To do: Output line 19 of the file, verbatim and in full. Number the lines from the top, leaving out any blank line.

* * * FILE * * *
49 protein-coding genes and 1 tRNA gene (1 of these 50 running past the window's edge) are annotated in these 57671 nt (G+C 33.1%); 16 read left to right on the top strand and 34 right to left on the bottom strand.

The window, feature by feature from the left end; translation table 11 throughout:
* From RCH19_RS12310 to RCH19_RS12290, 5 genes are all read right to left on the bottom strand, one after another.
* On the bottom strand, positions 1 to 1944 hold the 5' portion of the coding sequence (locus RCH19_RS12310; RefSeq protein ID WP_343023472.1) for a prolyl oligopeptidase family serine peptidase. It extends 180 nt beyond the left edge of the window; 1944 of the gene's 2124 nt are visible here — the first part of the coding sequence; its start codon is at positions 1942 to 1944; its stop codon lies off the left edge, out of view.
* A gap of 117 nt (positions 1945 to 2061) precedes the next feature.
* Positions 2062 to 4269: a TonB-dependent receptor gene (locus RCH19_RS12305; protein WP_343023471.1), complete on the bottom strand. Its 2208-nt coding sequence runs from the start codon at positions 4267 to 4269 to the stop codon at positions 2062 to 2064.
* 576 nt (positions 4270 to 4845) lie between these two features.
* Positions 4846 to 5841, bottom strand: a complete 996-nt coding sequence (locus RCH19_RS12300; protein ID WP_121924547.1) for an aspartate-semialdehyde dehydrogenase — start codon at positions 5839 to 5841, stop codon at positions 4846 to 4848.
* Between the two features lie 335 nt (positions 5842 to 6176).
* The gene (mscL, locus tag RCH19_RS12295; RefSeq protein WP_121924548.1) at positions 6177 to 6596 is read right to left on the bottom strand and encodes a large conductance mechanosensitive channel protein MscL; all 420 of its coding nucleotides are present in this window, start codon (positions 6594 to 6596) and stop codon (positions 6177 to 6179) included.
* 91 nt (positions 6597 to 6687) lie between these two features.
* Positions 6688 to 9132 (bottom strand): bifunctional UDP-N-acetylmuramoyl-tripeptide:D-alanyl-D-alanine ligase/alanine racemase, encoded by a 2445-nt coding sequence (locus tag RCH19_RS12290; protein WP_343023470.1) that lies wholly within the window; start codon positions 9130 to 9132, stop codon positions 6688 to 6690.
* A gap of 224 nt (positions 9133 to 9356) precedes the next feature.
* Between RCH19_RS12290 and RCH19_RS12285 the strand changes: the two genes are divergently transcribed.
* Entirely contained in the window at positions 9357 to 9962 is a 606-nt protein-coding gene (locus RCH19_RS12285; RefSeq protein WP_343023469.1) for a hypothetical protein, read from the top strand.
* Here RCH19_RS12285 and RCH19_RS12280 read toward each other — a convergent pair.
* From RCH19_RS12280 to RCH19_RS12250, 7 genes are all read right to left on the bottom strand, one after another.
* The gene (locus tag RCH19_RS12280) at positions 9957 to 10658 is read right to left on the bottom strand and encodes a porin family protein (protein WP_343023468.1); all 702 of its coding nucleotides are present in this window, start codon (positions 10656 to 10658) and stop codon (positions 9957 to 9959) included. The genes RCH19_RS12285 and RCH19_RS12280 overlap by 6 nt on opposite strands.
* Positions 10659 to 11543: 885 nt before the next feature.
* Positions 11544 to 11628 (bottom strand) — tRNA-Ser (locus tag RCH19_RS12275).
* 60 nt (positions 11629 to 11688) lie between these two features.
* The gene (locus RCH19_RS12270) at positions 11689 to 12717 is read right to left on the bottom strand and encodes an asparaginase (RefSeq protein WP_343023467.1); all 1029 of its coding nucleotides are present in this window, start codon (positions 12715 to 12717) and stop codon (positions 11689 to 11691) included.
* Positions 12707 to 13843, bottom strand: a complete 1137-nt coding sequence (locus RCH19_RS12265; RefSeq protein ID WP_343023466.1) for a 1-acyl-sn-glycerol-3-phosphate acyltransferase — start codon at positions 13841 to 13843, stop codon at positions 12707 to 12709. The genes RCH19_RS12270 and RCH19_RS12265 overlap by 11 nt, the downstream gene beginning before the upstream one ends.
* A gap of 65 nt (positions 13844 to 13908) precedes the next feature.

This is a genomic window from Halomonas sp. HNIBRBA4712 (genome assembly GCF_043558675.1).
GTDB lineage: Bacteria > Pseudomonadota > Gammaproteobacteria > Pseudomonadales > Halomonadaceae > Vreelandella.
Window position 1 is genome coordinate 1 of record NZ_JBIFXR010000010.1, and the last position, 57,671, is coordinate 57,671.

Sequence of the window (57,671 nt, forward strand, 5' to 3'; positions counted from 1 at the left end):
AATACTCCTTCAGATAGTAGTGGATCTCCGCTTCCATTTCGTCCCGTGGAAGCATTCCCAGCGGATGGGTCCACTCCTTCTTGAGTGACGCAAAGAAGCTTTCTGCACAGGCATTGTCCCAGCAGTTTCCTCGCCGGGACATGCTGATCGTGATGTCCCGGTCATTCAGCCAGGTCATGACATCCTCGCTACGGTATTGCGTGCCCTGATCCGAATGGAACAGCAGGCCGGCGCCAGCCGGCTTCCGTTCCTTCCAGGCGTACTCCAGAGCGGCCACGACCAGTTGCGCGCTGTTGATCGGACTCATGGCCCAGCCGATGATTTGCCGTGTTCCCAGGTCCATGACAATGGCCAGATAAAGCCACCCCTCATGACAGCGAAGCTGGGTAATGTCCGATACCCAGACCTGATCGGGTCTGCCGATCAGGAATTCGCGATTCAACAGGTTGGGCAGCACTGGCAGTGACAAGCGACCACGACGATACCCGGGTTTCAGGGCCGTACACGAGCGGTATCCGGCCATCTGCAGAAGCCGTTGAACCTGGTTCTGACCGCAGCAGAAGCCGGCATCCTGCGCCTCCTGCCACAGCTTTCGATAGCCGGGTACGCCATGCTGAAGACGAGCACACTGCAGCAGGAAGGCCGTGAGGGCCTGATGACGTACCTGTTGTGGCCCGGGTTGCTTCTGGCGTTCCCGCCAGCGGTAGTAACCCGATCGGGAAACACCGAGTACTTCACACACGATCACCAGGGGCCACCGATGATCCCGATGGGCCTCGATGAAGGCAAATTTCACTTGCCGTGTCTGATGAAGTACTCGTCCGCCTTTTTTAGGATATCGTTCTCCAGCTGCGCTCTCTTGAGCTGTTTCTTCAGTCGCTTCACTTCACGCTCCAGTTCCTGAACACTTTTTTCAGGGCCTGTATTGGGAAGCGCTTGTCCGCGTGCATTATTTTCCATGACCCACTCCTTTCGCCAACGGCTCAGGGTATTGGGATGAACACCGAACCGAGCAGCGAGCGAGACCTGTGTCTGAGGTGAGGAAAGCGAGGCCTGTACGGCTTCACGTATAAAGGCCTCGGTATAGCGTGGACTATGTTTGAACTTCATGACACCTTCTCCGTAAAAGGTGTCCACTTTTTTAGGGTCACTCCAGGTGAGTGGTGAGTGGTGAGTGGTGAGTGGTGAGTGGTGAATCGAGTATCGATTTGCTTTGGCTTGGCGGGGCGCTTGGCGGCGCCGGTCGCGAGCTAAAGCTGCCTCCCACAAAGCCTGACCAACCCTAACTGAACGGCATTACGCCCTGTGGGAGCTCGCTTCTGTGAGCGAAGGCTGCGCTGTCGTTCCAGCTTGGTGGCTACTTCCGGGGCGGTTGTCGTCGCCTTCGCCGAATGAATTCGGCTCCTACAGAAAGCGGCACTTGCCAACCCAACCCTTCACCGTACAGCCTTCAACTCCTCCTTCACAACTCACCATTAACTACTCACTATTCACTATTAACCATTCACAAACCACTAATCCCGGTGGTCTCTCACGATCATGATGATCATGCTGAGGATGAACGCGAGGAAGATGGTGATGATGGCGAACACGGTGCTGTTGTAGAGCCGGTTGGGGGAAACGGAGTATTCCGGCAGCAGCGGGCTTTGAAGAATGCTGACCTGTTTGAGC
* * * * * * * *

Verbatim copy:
* Positions 10659 to 11543: 885 nt before the next feature.